Given how common it is in some parts, the variant gene experienced what co-author Prof. Thomas from University College London called “turbocharged natural selection.” The question is what caused this powerful natural selection, if it wasn’t the arrival of milk.
What doesn’t kill you
Here in Israel we are a melting pot, so lactase mutation prevalence isn’t enlightening. We can say, though, that dairy is so popular that serial hikes in the price of cottage cheese helped trigger mass cost-of-living protests in 2011.
So what we have is that some Europeans were drinking milk for thousands of years before the mutation enabling them to digest it comfortably became widespread. Ergo, the mere presence of milk on the table, though key to the mutation’s “rationale,” apparently was not a key driver of this “turbocharged” evolution.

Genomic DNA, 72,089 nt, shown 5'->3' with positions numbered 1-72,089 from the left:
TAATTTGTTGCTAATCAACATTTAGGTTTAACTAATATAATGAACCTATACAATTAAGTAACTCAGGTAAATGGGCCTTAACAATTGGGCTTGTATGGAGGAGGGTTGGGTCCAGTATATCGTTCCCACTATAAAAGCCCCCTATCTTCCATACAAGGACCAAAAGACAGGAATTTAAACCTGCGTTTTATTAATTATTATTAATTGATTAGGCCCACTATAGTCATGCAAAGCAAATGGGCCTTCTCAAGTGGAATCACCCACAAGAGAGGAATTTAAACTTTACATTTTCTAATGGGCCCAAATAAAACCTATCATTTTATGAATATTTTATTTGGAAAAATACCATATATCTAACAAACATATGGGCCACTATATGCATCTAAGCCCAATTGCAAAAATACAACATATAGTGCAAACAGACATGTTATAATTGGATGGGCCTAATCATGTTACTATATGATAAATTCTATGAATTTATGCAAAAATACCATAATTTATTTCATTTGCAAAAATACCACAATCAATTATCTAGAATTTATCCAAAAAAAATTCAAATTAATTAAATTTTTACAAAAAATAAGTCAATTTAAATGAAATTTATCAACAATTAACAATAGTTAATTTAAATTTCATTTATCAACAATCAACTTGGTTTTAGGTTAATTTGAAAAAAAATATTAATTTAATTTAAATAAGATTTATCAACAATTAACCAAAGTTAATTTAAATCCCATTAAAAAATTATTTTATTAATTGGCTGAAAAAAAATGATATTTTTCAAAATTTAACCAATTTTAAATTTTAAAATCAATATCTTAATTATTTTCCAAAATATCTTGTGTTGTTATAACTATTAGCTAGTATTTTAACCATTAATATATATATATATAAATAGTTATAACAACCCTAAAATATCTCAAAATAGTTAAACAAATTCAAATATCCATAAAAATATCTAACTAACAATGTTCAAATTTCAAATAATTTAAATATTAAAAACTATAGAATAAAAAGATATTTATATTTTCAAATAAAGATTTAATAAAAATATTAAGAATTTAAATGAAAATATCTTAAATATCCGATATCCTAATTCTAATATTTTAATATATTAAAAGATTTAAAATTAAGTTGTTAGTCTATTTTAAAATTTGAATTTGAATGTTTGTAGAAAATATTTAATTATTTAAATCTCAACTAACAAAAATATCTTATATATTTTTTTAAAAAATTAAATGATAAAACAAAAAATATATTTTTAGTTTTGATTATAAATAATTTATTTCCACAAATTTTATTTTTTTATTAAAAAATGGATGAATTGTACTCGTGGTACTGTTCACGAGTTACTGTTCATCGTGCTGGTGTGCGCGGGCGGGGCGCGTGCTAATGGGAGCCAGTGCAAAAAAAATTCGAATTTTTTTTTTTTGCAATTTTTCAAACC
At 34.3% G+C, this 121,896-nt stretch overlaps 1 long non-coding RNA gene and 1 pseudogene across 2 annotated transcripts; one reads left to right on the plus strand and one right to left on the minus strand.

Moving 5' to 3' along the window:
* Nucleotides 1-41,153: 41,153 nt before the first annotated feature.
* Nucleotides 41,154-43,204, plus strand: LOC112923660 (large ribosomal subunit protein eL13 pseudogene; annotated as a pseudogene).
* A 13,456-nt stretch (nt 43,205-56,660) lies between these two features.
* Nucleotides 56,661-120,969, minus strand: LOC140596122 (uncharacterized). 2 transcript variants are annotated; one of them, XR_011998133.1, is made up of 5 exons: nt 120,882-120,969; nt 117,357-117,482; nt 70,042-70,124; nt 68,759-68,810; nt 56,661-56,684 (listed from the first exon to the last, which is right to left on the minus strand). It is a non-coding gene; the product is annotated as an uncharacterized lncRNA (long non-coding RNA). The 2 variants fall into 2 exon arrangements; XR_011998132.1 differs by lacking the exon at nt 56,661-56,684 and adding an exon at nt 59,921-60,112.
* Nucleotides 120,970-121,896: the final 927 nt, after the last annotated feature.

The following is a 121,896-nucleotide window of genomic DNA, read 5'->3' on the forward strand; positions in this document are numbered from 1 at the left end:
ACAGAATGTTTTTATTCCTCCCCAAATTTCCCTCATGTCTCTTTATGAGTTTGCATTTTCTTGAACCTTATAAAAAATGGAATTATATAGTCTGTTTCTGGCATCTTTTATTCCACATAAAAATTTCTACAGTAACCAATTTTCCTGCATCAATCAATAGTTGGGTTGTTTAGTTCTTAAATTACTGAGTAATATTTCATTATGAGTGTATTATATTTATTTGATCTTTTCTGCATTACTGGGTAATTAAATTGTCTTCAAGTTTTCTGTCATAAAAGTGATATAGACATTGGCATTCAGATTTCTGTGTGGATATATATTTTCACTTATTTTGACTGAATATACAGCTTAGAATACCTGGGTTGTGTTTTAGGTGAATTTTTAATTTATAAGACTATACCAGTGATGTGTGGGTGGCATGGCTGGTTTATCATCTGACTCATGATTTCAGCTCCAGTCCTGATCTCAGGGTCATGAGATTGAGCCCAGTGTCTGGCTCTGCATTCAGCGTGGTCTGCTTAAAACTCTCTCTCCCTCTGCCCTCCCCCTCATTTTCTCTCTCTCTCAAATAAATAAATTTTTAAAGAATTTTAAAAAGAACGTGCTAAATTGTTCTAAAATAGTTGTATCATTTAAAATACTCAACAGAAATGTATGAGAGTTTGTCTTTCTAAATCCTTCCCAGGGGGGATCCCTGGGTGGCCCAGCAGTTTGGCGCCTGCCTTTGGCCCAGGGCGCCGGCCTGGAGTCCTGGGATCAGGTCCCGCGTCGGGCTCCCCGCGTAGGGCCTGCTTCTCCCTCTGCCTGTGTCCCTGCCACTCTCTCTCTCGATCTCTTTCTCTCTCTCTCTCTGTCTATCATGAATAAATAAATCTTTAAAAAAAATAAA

Are we to conclude that for thousands of years prehistoric peoples ate milk and simply put up with flatulence, diarrhea and stomach ache?
Possibly; possibly they didn’t even notice the effects; possibly they felt that was within the range of normal. Do note the persistence of the cigarette and sugared sodas despite widespread recognition of the risks involved. Cancer and diabetes are deadly, but farting won’t kill you – as Prof. George Davey Smith of Bristol Medical School and his team show based on the UK Biobank data.
“Our findings show milk use was widespread in Europe for at least 9,000 years, and healthy humans, even those who are not lactase persistent, could happily consume milk without getting ill,” Davey Smith says.
Enter the cow, into the living room
Even so, how to explain a roughly 4,000-year gap between the arrival of dairy and lactase persistence?
If you’re healthy, lactase non-persistent and drink milk, you may bloat but you are not going to die of it, Thomas explains. But if you're not...